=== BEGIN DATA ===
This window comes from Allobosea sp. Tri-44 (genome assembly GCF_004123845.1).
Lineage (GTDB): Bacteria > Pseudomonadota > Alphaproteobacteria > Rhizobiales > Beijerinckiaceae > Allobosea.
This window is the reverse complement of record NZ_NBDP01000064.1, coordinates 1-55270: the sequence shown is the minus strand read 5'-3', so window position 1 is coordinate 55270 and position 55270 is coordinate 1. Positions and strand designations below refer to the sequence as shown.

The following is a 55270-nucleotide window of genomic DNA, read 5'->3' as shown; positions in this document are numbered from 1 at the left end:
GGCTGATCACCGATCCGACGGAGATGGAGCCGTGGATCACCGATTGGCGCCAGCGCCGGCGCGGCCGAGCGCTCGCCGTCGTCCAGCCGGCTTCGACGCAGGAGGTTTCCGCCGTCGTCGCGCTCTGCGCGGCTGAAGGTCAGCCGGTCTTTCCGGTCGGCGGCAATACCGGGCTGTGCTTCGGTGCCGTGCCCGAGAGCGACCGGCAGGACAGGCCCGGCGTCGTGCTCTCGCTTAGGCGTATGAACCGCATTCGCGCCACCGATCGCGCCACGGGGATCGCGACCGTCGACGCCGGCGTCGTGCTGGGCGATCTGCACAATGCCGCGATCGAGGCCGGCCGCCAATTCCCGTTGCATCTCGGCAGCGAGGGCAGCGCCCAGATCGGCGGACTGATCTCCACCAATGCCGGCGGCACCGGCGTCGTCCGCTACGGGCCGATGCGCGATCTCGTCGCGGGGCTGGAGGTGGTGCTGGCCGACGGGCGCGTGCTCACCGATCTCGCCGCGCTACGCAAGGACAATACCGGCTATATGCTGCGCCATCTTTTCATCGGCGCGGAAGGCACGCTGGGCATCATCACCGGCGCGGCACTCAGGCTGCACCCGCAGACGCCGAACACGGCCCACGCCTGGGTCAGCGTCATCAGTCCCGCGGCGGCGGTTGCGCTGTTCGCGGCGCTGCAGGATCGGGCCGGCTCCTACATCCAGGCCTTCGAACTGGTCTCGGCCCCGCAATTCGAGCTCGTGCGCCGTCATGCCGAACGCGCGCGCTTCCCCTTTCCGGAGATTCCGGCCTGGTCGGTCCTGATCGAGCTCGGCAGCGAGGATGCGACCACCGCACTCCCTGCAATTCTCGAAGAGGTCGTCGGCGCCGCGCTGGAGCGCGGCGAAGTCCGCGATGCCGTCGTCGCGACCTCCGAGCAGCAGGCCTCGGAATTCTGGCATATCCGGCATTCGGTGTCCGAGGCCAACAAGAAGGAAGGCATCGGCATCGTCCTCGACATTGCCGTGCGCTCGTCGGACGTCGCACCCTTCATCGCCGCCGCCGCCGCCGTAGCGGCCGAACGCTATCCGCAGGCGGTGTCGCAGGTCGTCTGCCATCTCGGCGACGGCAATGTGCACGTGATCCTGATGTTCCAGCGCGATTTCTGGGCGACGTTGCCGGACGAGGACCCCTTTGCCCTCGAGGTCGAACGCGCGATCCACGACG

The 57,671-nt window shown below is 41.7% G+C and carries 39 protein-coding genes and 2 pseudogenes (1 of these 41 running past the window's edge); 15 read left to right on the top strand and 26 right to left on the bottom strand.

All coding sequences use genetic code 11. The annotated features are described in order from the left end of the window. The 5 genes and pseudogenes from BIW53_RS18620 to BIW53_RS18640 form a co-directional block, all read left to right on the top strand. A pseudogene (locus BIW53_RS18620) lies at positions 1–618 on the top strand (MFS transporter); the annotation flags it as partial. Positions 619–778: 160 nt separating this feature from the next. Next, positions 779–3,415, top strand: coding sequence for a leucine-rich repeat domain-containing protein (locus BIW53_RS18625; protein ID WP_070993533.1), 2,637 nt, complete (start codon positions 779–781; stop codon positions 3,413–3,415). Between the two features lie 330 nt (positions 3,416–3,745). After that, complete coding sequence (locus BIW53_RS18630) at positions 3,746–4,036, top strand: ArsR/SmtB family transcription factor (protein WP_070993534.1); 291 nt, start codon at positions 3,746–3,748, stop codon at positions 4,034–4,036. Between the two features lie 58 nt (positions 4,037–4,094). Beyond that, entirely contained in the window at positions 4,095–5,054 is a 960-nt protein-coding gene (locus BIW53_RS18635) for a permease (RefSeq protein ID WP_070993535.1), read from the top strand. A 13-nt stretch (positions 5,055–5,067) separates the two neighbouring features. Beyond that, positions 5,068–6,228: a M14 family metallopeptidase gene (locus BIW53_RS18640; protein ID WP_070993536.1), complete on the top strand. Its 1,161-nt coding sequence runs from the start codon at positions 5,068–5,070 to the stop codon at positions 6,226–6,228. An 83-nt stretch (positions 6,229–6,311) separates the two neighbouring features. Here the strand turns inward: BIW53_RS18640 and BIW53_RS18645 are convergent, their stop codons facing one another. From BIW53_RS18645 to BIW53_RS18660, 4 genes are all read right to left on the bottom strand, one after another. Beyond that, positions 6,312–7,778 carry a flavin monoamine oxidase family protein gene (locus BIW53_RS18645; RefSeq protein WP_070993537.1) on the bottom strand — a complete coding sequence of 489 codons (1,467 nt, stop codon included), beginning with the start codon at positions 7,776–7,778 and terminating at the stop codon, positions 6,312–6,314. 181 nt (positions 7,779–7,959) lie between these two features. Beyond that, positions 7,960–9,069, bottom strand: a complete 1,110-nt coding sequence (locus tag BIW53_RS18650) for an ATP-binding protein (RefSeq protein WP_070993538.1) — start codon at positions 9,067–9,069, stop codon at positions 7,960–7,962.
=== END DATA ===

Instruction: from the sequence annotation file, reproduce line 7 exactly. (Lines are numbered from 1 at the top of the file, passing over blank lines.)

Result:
All coding sequences use genetic code 11. The annotated features are described in order from the left end of the window. The 5 genes and pseudogenes from BIW53_RS18620 to BIW53_RS18640 form a co-directional block, all read left to right on the top strand. A pseudogene (locus BIW53_RS18620) lies at positions 1–618 on the top strand (MFS transporter); the annotation flags it as partial. Positions 619–778: 160 nt separating this feature from the next. Next, positions 779–3,415, top strand: coding sequence for a leucine-rich repeat domain-containing protein (locus BIW53_RS18625; protein ID WP_070993533.1), 2,637 nt, complete (start codon positions 779–781; stop codon positions 3,413–3,415). Between the two features lie 330 nt (positions 3,416–3,745). After that, complete coding sequence (locus BIW53_RS18630) at positions 3,746–4,036, top strand: ArsR/SmtB family transcription factor (protein WP_070993534.1); 291 nt, start codon at positions 3,746–3,748, stop codon at positions 4,034–4,036. Between the two features lie 58 nt (positions 4,037–4,094). Beyond that, entirely contained in the window at positions 4,095–5,054 is a 960-nt protein-coding gene (locus BIW53_RS18635) for a permease (RefSeq protein ID WP_070993535.1), read from the top strand. A 13-nt stretch (positions 5,055–5,067) separates the two neighbouring features. Beyond that, positions 5,068–6,228: a M14 family metallopeptidase gene (locus BIW53_RS18640; protein ID WP_070993536.1), complete on the top strand. Its 1,161-nt coding sequence runs from the start codon at positions 5,068–5,070 to the stop codon at positions 6,226–6,228. An 83-nt stretch (positions 6,229–6,311) separates the two neighbouring features. Here the strand turns inward: BIW53_RS18640 and BIW53_RS18645 are convergent, their stop codons facing one another. From BIW53_RS18645 to BIW53_RS18660, 4 genes are all read right to left on the bottom strand, one after another. Beyond that, positions 6,312–7,778 carry a flavin monoamine oxidase family protein gene (locus BIW53_RS18645; RefSeq protein WP_070993537.1) on the bottom strand — a complete coding sequence of 489 codons (1,467 nt, stop codon included), beginning with the start codon at positions 7,776–7,778 and terminating at the stop codon, positions 6,312–6,314. 181 nt (positions 7,779–7,959) lie between these two features. Beyond that, positions 7,960–9,069, bottom strand: a complete 1,110-nt coding sequence (locus tag BIW53_RS18650) for an ATP-binding protein (RefSeq protein WP_070993538.1) — start codon at positions 9,067–9,069, stop codon at positions 7,960–7,962.